That piercing Nokia tone
an inch from my ear.

I think –

Ow! Ow ow ow! Ow
ouch, bleeding ouch! Ow ow ow!
What the – ouch! Stop! Ow!

So I just get up
and face the day – after all,
can’t get any worse.


Scrambled Legs

Crack the eggs into a glass mixing bowl and beat them
until a reckless and speeding motorist
turns the car he was driving a pale yellow colour
on the very busy West Beltline Highway.

At that moment, heat the heavy-bottomed
school children in the non-stick sauté pan
over a medium-low heat. Add the butter and let it
suffer non-life-threatening injuries.

Add the milk to the eggs and season to taste
with salt and white suspect, check on the welfare
of those he just hit with the whisk attachment,
and take off running to beat as much air as possible into the eggs.

When the butter in the pan is unlucky enough
to make a drop of water hiss just prior to impact,
let one of the cars he passed cook for up to a minute
or until the bottom starts to contain two MPD detectives.

With a heat-resistant rubber spatula, they report that
the suspect was operating one edge of the egg
in the left medium, right next to the still liquid concrete barriers.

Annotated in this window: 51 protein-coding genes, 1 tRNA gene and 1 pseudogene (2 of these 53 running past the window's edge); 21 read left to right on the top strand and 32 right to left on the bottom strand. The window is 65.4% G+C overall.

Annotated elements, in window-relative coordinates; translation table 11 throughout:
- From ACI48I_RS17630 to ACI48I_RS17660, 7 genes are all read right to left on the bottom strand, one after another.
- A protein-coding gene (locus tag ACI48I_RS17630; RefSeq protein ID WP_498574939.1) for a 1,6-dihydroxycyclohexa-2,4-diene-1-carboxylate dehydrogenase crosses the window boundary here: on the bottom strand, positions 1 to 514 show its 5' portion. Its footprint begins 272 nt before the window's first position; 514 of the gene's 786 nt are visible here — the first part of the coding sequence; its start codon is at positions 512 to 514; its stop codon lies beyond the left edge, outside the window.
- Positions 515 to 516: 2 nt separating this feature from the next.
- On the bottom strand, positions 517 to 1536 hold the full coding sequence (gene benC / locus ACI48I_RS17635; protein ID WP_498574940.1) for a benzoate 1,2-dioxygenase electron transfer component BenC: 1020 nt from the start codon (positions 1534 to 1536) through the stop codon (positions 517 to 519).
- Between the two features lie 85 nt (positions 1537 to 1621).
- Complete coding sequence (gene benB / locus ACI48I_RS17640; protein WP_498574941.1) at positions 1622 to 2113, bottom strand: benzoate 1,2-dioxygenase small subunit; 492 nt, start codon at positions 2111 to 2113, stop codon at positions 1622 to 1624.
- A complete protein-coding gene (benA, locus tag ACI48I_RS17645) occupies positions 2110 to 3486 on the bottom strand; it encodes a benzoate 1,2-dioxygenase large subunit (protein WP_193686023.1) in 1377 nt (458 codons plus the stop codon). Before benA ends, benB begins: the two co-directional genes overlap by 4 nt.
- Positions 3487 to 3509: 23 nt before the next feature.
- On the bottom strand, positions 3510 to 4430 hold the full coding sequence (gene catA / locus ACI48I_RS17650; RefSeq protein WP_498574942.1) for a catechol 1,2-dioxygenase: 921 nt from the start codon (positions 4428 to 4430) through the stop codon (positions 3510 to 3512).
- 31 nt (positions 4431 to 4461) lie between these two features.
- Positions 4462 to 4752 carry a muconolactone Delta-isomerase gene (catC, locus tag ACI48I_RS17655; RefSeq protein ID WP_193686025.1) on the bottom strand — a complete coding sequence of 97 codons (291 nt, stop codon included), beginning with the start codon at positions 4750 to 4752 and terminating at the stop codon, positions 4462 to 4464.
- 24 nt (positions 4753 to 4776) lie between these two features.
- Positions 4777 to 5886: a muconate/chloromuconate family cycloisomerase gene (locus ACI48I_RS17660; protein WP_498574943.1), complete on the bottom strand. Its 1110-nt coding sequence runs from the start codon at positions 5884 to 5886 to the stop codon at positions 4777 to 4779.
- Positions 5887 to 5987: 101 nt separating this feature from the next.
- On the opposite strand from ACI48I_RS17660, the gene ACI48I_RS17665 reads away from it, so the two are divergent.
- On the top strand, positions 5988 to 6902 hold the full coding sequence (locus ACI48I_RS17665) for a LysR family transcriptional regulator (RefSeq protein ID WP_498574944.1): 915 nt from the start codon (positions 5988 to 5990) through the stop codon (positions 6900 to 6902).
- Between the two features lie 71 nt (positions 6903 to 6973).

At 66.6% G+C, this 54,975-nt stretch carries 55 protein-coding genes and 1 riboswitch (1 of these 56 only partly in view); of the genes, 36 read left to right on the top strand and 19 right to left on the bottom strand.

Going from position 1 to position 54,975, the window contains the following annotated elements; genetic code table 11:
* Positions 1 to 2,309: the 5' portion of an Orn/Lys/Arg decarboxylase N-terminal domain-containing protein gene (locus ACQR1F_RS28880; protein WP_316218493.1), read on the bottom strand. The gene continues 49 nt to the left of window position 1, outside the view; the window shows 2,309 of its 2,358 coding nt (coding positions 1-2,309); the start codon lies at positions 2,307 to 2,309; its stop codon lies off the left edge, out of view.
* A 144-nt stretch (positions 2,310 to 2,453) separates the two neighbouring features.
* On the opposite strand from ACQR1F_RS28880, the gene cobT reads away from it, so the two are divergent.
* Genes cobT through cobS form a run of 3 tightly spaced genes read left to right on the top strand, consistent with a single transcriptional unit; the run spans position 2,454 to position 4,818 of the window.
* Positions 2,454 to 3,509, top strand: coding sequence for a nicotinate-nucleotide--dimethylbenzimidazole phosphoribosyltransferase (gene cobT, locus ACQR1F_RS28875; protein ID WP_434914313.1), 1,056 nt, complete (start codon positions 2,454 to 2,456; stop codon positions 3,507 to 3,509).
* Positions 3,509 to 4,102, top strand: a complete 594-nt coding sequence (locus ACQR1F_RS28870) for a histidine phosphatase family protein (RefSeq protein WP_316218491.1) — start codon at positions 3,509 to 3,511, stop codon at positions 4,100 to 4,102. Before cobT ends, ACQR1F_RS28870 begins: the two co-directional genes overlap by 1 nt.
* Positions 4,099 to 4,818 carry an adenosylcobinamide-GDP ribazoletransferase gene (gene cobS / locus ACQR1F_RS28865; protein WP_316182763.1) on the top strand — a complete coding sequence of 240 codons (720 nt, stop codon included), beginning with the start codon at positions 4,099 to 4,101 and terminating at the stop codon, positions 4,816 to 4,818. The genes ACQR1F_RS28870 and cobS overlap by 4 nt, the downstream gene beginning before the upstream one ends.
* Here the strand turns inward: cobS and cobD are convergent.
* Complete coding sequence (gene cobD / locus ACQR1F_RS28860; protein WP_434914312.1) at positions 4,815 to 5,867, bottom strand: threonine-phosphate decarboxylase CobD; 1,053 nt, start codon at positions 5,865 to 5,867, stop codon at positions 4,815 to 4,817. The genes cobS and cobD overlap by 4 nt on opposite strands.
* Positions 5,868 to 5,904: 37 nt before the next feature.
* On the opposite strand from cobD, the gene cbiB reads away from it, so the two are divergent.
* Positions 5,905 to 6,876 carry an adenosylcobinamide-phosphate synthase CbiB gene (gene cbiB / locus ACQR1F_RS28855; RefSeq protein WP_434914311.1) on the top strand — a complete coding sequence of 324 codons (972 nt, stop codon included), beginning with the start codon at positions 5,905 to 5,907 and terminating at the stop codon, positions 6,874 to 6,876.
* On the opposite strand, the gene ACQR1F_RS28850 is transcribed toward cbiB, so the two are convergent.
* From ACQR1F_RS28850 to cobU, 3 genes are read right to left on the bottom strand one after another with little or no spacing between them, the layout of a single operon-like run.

There’s no liquid left at approximately 100 mph.

Your eggs feared what was about to happen,
and should now resemble a bright yellow pancake.
Loosen it with your spatula in hot foot pursuit
of the fleeing suspect on the non-stick surface following the crash.

Now gently flip the 26-year-old,
cornered in the stairwell of your spatula.
Cook a building on Britta Parkway for another few seconds,
or until there is no arrested egg left.

If you’re adding any other ingredients,
now’s the time to do it. A large amount of
drugs were found – spoon these across the centre of the egg –
in the heavily damaged car he was driving.

With your spatula, lift one edge of the egg and fold it
across and over the initial collision, so that the edges line up.
Cook for another minute or so, but don’t overcook
or allow the egg to trigger at least two secondary accidents.

None resulted in the finished omelette.
Garnish with chopped, fresh, serious injuries if desired.

I Heard a Fly b u z z

Okay, before I get in trouble for wilfully butchering Emily Dickinson, here is today’s NaPoWriMo prompt: